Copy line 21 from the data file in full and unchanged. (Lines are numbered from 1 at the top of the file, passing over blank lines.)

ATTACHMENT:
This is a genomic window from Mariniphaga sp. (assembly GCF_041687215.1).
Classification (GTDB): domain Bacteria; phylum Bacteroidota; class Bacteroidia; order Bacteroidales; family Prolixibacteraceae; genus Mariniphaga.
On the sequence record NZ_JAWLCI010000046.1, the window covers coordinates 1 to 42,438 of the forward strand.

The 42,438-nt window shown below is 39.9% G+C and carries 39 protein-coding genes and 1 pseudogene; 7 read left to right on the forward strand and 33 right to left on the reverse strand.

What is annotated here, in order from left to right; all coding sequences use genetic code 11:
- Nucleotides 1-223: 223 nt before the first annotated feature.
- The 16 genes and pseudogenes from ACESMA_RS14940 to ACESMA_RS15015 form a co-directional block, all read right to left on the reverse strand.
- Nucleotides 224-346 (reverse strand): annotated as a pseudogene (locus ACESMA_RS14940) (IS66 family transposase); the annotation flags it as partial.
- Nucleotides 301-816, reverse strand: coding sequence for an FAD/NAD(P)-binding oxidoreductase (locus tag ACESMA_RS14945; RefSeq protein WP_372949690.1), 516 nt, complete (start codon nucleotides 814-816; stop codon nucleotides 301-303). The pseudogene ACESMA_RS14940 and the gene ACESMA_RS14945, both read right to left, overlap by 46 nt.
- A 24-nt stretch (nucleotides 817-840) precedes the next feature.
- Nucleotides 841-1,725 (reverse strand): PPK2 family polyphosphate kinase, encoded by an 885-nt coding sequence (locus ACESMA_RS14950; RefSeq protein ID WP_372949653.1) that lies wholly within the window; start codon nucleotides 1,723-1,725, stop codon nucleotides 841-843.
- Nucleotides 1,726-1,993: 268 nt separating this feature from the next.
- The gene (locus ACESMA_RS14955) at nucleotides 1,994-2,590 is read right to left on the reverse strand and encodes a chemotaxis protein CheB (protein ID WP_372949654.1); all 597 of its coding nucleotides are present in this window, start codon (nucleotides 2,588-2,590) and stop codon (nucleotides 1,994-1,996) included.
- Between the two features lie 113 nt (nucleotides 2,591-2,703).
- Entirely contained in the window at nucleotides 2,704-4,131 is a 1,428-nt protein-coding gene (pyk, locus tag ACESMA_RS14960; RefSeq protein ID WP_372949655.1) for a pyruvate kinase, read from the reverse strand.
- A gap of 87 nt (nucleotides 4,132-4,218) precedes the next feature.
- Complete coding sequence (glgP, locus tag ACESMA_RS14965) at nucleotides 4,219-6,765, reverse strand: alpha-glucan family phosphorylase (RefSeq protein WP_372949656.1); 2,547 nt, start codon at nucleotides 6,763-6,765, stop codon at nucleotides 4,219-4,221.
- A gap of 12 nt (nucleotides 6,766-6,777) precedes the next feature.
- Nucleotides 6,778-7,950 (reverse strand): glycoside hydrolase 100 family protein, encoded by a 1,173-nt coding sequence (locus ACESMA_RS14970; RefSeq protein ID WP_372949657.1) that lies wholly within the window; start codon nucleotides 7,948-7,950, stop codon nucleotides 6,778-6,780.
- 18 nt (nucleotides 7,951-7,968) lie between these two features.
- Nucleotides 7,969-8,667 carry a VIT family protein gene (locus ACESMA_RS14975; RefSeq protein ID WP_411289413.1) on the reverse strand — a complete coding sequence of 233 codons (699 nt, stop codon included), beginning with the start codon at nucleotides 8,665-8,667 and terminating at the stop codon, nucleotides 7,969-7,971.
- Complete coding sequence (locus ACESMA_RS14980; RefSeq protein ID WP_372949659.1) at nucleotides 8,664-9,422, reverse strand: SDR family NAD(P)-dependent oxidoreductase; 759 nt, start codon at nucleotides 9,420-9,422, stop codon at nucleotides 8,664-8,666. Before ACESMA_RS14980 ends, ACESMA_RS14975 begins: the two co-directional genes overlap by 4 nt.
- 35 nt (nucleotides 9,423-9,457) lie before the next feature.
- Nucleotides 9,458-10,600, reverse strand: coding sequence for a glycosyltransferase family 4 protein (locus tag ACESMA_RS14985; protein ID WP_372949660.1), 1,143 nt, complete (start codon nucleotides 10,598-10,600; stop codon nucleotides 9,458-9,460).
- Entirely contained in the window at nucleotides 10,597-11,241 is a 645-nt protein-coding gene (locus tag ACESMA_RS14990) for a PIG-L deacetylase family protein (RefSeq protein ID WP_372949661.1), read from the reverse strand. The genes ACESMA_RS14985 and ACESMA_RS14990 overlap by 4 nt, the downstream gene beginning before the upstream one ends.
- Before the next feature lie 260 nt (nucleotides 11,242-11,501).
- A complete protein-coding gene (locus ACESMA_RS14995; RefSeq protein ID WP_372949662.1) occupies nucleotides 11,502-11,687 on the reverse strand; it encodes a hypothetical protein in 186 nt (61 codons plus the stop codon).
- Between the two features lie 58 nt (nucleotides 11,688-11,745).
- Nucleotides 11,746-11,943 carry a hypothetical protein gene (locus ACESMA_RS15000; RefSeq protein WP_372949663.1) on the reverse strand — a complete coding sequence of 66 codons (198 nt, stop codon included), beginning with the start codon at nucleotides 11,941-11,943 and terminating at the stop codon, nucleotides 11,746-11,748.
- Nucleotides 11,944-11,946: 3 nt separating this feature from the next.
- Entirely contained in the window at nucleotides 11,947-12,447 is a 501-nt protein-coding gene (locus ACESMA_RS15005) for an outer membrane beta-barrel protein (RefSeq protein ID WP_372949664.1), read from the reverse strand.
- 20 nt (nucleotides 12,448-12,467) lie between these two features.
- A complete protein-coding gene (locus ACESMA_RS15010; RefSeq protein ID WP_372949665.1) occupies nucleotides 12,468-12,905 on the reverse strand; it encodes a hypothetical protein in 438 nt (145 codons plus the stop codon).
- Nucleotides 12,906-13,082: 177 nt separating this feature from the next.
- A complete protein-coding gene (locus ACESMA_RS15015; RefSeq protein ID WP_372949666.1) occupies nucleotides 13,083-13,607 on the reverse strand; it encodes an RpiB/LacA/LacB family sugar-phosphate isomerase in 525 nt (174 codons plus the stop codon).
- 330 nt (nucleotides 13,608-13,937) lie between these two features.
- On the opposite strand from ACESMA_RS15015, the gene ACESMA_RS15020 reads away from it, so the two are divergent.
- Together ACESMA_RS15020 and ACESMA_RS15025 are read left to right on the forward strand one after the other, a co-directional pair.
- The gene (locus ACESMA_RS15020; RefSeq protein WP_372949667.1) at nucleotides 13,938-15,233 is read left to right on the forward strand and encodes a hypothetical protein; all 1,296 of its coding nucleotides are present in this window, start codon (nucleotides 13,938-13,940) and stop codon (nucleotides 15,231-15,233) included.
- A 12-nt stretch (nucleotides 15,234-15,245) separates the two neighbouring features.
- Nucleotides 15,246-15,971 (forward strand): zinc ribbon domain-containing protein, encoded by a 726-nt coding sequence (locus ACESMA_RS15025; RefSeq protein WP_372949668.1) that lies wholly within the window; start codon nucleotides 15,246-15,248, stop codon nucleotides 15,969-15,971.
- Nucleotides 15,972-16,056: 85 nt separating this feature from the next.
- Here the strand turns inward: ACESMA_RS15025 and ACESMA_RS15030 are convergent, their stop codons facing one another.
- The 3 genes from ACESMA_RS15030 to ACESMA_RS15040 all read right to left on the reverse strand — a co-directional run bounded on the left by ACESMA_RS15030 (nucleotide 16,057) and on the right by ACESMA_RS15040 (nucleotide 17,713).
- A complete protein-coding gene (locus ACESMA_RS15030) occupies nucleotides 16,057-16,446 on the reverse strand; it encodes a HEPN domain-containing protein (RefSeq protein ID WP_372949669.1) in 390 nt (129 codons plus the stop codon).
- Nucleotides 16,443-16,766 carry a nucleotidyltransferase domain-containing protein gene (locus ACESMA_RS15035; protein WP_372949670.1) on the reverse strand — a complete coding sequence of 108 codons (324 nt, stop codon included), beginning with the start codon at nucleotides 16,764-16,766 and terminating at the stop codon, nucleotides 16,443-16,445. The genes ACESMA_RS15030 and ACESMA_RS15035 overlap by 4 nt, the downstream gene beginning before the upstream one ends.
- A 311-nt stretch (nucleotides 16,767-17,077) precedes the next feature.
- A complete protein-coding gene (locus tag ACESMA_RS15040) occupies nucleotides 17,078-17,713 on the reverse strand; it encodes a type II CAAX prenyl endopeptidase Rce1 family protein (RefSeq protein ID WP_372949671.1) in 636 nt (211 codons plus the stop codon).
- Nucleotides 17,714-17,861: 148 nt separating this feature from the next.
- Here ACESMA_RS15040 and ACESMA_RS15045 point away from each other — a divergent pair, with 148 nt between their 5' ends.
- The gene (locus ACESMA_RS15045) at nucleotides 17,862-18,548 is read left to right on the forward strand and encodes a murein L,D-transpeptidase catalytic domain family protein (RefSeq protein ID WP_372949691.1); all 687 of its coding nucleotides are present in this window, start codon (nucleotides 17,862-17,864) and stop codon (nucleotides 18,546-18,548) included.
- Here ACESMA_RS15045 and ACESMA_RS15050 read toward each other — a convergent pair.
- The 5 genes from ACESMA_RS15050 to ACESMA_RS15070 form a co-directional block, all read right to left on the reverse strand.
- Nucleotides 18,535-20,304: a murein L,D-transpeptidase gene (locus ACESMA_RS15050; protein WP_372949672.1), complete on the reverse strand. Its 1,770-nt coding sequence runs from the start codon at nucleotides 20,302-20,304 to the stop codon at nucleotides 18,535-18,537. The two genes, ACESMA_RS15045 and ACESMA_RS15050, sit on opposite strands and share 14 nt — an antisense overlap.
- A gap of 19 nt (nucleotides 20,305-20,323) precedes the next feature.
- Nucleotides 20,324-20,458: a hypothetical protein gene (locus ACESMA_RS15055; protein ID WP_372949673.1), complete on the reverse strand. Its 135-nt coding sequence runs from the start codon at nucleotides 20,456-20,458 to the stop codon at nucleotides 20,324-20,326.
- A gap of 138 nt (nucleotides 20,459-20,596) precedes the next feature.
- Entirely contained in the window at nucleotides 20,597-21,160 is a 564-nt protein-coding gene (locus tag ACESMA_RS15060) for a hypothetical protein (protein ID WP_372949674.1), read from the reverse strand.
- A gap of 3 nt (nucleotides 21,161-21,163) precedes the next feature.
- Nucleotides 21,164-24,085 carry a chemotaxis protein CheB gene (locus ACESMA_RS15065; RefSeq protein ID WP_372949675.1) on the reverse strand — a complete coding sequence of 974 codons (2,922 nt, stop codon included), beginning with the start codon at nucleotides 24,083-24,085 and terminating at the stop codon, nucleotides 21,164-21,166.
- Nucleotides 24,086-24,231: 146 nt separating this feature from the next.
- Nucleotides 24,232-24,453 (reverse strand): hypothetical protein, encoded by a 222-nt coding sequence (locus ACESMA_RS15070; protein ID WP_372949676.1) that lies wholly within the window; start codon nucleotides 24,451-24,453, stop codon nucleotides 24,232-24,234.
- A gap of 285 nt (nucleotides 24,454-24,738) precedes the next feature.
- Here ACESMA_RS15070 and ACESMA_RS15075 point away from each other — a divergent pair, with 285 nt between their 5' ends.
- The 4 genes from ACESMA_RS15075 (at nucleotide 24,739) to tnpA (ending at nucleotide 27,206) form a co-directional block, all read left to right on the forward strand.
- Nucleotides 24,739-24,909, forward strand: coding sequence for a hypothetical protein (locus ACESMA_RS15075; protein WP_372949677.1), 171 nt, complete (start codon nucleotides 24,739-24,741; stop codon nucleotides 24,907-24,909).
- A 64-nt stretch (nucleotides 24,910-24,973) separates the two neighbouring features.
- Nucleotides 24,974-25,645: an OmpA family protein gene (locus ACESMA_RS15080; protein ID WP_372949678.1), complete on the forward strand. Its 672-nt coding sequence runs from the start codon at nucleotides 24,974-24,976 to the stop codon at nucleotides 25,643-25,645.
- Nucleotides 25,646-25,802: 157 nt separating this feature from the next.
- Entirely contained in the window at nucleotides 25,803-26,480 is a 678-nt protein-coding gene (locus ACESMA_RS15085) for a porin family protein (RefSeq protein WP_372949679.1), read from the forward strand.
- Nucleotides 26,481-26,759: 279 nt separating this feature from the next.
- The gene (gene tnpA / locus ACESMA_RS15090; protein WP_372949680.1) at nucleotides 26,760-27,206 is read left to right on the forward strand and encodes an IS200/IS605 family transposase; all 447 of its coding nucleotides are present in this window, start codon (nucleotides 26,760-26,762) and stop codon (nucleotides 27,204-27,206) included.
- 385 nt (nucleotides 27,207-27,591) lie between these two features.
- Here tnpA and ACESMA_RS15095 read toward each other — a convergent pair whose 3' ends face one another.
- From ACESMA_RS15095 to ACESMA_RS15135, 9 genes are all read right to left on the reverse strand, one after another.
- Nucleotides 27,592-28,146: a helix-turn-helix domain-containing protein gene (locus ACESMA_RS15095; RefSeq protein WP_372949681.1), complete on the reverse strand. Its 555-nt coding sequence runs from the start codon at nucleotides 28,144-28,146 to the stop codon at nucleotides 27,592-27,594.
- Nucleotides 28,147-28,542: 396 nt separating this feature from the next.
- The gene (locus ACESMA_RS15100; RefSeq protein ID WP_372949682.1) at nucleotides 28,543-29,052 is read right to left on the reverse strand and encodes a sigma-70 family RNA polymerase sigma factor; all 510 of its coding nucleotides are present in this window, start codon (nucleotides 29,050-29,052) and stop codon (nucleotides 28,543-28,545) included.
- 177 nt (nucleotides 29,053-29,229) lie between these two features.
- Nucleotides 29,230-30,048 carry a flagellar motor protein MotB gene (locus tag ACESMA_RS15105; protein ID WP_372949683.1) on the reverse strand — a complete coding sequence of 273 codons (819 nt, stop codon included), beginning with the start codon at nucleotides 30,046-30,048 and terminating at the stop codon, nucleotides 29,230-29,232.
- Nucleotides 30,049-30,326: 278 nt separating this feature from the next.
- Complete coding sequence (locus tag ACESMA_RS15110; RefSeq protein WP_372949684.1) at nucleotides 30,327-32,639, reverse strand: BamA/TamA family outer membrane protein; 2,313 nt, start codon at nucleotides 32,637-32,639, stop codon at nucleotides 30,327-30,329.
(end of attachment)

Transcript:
- Nucleotides 7,969-8,667 carry a VIT family protein gene (locus ACESMA_RS14975; RefSeq protein ID WP_411289413.1) on the reverse strand — a complete coding sequence of 233 codons (699 nt, stop codon included), beginning with the start codon at nucleotides 8,665-8,667 and terminating at the stop codon, nucleotides 7,969-7,971.